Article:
23. Jay JM (1986) Modern food microbiology. Van Nostrand Reinhold Company, New YorkGoogle Scholar
  24. Jongjareonrak A, Rawdkuen S, Chaijan M, Benjakul S, Osako K, Tanaka M (2010) Chemical compositions and characterization of skin gelatin from farmed giant catfish (Pangasianodon gigas). LWT Food Sci Technol 43(1):161–165. CrossRefGoogle Scholar
  25. Kelleher SD, Hultin HO (2000) Functional chicken muscle protein isolates prepared using low ionic strength, acid solubilisation/precipitation. Reciprocal Meat Conf Proc 3:76–81Google Scholar
  26. Kinsella JE (1976) Functional properties of proteins in foods, a survey. CRC Crit Rev Food Sci Nutr 7(3):219–280. CrossRefGoogle Scholar
  27. Kristinsson H, Demir N (2003) Functional fish protein ingredients from fish species of warm and temperate waters: comparison of acid- and alkali-aided processing vs. conventional surimi processing. In: Betchel PJ (ed) Advances in seafood byproducts 2002 Conference Proceedings, Alaska Sea Grant College Program University of Alaska, pp. 277–295Google Scholar
  28. Kristinsson H, Ingadottir B (2006) Recovery and properties of muscle proteins extracted from tilapia (Oreochromis niloticus) light muscle by pH shift processing. J Food Sci 1(3):E132–E141CrossRefGoogle Scholar
  29. Kristinsson HG, Liang Y (2006) Effect of pH-shift processing and surimi processing on Atlantic croaker (Micropogonias undulates) muscle proteins. J Food Sci 71(5):C304–C312. CrossRefGoogle Scholar
  30. Kristinsson H, Theodore AE, Demir N, Ingadottir B (2005) A comparative study between acid- and alkali-aided processing and surimi processing for the recovery of proteins from channel catfish muscle. J Food Sci 70(4):C298–C306CrossRefGoogle Scholar
  31. Kudo G, Okada M, Miyauchi D (1973) Gel-forming capacity of washed and unwashed flesh of some Pacific coast species of fish. Mar Fish Rev 32:10–15Google Scholar
  32. Laemmli UK (1970) Cleavage of structural proteins during assembly of the head of bacteriophage T4. Nature 227(5259):680–685. CrossRefGoogle Scholar
  33. Lubana GK, Kaur B, Surasani VKR (2016) Quality changes in fresh rohu (Labeo rohita) cutlets added with fibers from ragi, oat and jowar. Nutr Food Sci 46(4):571–582. CrossRefGoogle Scholar
  34. Marmon SK, Undeland I (2010) Protein isolation from gutted herring (Clupea harengus) using pH-shift processes. J Agric Food Chem 58(19):10480–10486. CrossRefGoogle Scholar
  35. Mutilangi WAM, Panyam D, Kilara A (1996) Functional properties of properties of hydrolysates from proteolysis of heat-denatured whey protein isolate. J Food Sci 61(2):270–274. CrossRefGoogle Scholar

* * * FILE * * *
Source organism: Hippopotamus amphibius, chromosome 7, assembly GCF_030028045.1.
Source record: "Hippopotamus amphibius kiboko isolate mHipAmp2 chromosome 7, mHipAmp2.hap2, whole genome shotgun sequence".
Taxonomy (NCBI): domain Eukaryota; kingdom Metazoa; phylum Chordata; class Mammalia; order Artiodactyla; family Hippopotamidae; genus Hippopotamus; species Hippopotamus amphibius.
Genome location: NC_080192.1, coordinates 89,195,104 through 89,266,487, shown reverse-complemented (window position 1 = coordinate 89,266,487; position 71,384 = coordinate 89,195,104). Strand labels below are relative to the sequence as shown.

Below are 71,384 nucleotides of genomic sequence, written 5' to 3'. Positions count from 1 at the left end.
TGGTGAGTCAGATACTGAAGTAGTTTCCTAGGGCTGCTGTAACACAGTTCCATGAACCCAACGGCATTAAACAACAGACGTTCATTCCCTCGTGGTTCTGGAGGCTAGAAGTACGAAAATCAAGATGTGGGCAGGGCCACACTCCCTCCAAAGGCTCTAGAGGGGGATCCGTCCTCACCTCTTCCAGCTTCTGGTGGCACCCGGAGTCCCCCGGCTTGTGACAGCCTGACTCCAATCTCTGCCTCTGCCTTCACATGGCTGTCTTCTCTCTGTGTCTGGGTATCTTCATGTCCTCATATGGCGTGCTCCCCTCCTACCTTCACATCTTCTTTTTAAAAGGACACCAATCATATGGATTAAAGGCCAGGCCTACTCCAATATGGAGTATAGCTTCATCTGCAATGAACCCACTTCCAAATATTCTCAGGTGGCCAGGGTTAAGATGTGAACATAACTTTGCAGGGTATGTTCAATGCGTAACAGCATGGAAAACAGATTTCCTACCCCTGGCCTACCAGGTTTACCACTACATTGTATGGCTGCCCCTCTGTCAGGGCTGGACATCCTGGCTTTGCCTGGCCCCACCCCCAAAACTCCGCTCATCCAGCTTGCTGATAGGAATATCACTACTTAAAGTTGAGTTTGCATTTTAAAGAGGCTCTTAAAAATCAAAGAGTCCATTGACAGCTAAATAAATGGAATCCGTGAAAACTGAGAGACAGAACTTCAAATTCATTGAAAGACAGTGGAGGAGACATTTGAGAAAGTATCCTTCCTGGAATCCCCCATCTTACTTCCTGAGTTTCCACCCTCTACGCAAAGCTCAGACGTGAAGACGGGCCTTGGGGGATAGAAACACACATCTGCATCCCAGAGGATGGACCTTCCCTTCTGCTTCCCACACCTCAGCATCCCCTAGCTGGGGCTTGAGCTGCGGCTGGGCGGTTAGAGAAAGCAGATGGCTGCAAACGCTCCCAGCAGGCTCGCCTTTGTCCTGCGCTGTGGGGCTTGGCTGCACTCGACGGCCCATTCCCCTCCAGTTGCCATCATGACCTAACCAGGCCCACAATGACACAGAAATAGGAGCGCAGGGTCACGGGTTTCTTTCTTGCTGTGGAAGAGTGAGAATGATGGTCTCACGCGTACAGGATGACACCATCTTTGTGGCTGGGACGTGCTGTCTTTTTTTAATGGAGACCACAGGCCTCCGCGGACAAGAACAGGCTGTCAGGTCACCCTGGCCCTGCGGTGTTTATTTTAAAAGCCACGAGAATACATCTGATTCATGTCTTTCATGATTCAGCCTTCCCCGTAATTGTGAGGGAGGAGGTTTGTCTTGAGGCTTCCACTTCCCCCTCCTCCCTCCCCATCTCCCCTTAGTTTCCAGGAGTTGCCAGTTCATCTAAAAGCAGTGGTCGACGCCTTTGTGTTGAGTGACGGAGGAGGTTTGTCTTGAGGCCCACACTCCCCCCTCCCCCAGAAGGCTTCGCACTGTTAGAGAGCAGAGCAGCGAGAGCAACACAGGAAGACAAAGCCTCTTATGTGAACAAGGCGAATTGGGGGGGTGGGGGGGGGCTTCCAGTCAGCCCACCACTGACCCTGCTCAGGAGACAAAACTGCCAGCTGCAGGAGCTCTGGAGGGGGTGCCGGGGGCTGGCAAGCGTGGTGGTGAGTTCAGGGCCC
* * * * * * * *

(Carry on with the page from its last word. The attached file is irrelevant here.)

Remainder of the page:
36. Niki H, Kato T, Deya E, Igarashi S (1985) Recovery of protein from effluent of fish meat in producing surimi and utilization of recovered protein. Nippon Suisan Gakkaishi 51(6):959–964. CrossRefGoogle Scholar
  37. Nolsøe H, Undeland I (2009) The acid and alkaline solubilization process for the isolation of muscle proteins: state of art. Food Bioprocess Technol 2(1):1–27. CrossRefGoogle Scholar
  38. Nolsøe H, Marmon SK, Undeland I (2011) Application of filtration to recover solubilized proteins during ph-shift processing of blue whiting (Micromesistius poutassou); effects on protein yield and qualities of protein isolates. Open Food Sci J 5(1):1–9. CrossRefGoogle Scholar
  39. Panpipat W, Chaijan M (2016) Biochemical and physicochemical characteristics of protein isolates from bigeye snapper (Priacanthus Tayenus) head by-product using pH shift method. Turkish. J Fish Aquat Sci 16:41–50Google Scholar
  40. Rawdkuen S, Sai-Ut S, Khamsorn S, Chaijan M, Benjakul S (2009) Biochemical and gelling properties of tilapia surimi and protein recovered using an acid-alkaline process. Food Chem 112(1):112–119. CrossRefGoogle Scholar
  41. Reddy SVK (2016) Effect of formulation and processing methods on the quality and acceptability of cutlets made from minced meat of pangas (Pangasius pangasius). SAARC J Agric 14(1):25–36. CrossRefGoogle Scholar
  42. Robinson HW, Hogden CG (1940) The biuret reaction in the determination of serum proteins. J Biol Chem 135:707–725Google Scholar
  43. Sathe SK, Deshpande SS, Salunkhe DK (1982) Functional properties of lupin seed (Supinus mutabilis) proteins and protein concentrates. J Food Sci 7:191–197Google Scholar
  44. Shabanpour B, Etemadian Y, Taghipour B (2015) Physicochemical and rheological parameters changes for determining the quality of surimi and kamaboko produced by conventional, acid and alkaline solubilization process methods from common kilka (Clupeonella cultriventris caspia). Iran J Fish Sci 14(4):826–845Google Scholar
  45. Surasani VKR (2017) Influence of rohu (Labeo rohita) deboning by-product on composition, physical properties and sensorial acceptability of rohu cutlets. Nutr Food Sci 47(3):398–408. CrossRefGoogle Scholar
  46. Surasani VKR, Tyagi A, Kudre T (2017) Recovery of proteins from rohu processing waste using ph shift method: characterization of isolates. J Aquat Food Prod Technol 26(3):356–365. CrossRefGoogle Scholar
  47. Szczesniak AS (2002) Texture is a sensory property. Food Qual Prefer 13(4):215–225. CrossRefGoogle Scholar
  48. Tian Y, Wang W, Yuan C, Zhang L, Liu J, Liu J (2016) Nutritional and digestive properties of protein isolates extracted from the muscle of the common carp using pH shift processing. J Food Process Preserv 41(1):e12847. CrossRefGoogle Scholar
  49. Undeland I, Kelleher SD, Hultin HO (2002) Recovery of functional proteins from herring (Clupea harengus) light muscle by an acid or alkaline solubilization process. J Agric Food Chem 50(25):7371–7379. CrossRefGoogle Scholar
  50. WHO/FAO/UNU (2007) Protein and amino requirements in human nutrition. Report of a Joint WHO/FAO/UNU Expert Consultation, WHO Technical Report Series 935, World Health Organization, GenevaGoogle Scholar

Copyright information

© Springer-Verlag GmbH Germany, part of Springer Nature 2018

Authors and Affiliations

  1. 1.Department of Harvest and Post-harvest Technology, College of FisheriesGADVASULudhianaIndia
  2. 2.CSIR-Central Food Technological Research InstituteMysoreIndia

Personalised recommendations